With E3 winding down, it tends to be the tradition of gaming news outlets to look back at the show, to reflect on megaton announcements and deride the goof ups and failings. Though this year had its share of both — like many, I fear I may be seeing Mr. Caffeine in my nightmares for a long time to come — it displayed a disturbing lack of the one thing our readers had been most anticipating: Role-playing games.
To be fair, this year’s E3 was not totally devoid of RPGs. We got some new information on Final Fantasy XIII-2, met Dragon’s Crown for the first time, and The Legend of Zelda certainly got a lot of love. However, compared to other years, the information we got was a drop in the bucket. Some of this can be attributed to the vastly reduced presence of many Japanese companies; XSEED and Namco Bandai seem to have skipped the show entirely, and Atlus was evidently reduced to a rather small booth hidden away towards the back of the exhibition hall. Even the companies that did attend seemed to have little enough to show off. Atlus, for example, was focused mostly on Catherine and its newly-licensed King of Fighters title rather than the RPGs they’re more widely known for. Even Square Enix was showing off more action and shooter titles than RPGs, thanks to their subsidiary, Eidos.
So what does this mean for fans of RPGs? In the short term, it means that the hype machine is seriously grinding to a halt. This may not seem like an entirely bad thing, given how overly marketed-to people are, but for news sites that get their content primarily from press releases and announcements directly from the companies in question — and these days, that’s pretty much everybody from GameSpot to Andriasang to us — it’s a bit like being trapped in a bank of fog. The upside of this is that it may encourage more investigative journalism in order to close the content gap, but while investigative journalism is great when you want to figure out what a company is hiding, it’s not much help when all you want to know is when the game you want is coming out.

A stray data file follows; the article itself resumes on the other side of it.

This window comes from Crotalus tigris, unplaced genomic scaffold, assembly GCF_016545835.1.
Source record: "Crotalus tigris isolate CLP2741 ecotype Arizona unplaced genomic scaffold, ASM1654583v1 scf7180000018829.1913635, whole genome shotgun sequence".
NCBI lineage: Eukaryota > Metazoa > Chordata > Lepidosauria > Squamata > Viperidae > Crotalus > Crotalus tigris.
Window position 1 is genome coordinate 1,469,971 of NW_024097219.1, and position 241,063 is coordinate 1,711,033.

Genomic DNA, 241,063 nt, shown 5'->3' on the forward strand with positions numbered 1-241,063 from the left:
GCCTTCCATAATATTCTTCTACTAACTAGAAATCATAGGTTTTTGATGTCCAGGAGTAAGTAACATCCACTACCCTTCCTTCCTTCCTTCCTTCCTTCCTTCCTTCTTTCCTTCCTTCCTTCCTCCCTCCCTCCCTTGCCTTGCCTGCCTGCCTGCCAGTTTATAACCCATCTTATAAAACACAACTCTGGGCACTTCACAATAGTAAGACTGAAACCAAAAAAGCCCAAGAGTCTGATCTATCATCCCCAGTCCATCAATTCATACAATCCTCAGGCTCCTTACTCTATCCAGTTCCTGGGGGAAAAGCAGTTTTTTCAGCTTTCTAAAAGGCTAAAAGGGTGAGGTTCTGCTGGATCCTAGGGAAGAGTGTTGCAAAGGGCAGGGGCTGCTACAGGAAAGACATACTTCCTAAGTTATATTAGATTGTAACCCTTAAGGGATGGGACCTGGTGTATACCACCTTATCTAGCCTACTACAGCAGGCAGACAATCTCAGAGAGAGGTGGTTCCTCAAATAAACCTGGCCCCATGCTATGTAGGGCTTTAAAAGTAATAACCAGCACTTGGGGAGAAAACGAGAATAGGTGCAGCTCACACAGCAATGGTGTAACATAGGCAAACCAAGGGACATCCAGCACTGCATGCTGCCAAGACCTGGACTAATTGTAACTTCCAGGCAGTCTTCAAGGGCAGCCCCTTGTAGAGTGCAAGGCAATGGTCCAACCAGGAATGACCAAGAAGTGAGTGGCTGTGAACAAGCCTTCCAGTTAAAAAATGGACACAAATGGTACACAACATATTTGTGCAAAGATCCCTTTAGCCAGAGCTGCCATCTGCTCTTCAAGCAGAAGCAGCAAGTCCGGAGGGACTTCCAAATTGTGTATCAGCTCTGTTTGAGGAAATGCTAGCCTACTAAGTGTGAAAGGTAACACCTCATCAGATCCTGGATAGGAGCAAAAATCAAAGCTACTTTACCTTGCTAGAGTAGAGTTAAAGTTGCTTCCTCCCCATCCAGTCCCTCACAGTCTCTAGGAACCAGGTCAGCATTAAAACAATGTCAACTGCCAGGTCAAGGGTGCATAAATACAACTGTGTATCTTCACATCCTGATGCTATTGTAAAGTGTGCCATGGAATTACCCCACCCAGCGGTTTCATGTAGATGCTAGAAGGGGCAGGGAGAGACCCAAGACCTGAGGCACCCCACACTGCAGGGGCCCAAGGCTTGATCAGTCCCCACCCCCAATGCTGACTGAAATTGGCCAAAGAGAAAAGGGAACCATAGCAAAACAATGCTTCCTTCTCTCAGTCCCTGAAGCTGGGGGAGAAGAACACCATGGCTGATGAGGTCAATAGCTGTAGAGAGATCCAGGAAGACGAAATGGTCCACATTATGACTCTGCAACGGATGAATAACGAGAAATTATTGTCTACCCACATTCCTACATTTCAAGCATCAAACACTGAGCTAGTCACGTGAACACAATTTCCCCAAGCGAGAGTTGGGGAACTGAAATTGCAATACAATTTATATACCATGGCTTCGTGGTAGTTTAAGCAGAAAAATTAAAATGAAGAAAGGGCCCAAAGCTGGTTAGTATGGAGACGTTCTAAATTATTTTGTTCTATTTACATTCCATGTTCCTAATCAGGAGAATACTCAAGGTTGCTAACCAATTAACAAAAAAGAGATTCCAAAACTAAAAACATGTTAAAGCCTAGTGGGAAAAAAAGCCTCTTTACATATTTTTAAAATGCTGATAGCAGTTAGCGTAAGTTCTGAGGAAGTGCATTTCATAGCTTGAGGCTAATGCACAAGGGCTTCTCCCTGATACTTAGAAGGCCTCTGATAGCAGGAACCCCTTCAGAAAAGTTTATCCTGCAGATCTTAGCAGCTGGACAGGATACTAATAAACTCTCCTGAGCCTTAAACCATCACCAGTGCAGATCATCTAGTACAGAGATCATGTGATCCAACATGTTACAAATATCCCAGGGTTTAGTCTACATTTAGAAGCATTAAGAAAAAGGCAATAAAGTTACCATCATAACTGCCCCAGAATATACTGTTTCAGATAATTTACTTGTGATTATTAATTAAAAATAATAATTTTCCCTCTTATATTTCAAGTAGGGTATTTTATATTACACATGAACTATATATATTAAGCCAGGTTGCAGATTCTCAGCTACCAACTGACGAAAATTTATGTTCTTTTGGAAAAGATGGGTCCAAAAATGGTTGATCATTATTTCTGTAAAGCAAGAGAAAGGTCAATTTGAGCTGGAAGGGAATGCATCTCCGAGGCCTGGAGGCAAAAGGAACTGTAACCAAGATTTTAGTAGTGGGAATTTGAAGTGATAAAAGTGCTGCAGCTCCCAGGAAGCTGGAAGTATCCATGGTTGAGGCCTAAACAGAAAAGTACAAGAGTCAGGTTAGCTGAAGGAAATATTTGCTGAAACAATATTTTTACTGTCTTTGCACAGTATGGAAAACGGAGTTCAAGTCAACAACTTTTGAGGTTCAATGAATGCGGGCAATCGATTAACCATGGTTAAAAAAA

In the end, it’s more likely that this lack of RPG coverage at E3 is more a result of natural disasters, economic downturns, and the move towards a smaller, less-inclusive E3 than any sort of impending doom of RPGs or the companies that make them. To be fair, it’s a good sign that even the higher ups at Square Enix have noticed their poor showing. So it may be helpful to look upon this E3 as being a disappointment for RPG fans, but hopefully not one that is likely to be repeated.